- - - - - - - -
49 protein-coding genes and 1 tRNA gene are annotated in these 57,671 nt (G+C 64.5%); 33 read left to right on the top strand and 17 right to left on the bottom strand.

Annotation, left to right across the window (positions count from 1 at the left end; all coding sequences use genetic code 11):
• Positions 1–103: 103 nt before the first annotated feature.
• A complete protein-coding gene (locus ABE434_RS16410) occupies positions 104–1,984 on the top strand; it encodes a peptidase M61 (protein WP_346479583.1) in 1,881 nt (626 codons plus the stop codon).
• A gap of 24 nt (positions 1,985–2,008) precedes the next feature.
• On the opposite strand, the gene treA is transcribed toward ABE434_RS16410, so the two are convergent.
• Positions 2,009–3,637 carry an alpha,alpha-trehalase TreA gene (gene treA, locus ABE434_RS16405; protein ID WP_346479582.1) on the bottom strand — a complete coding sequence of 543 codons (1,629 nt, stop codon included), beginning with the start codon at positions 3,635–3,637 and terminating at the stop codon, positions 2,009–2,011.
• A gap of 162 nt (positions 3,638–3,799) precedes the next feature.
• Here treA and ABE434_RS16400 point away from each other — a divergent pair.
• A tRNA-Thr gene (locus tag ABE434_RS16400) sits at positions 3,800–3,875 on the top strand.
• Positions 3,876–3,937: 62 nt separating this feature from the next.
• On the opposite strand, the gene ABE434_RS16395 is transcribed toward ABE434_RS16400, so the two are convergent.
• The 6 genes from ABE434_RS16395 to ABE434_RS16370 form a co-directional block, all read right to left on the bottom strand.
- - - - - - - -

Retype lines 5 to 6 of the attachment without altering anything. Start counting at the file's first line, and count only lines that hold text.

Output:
• A gap of 24 nt (positions 1,985–2,008) precedes the next feature.
• On the opposite strand, the gene treA is transcribed toward ABE434_RS16410, so the two are convergent.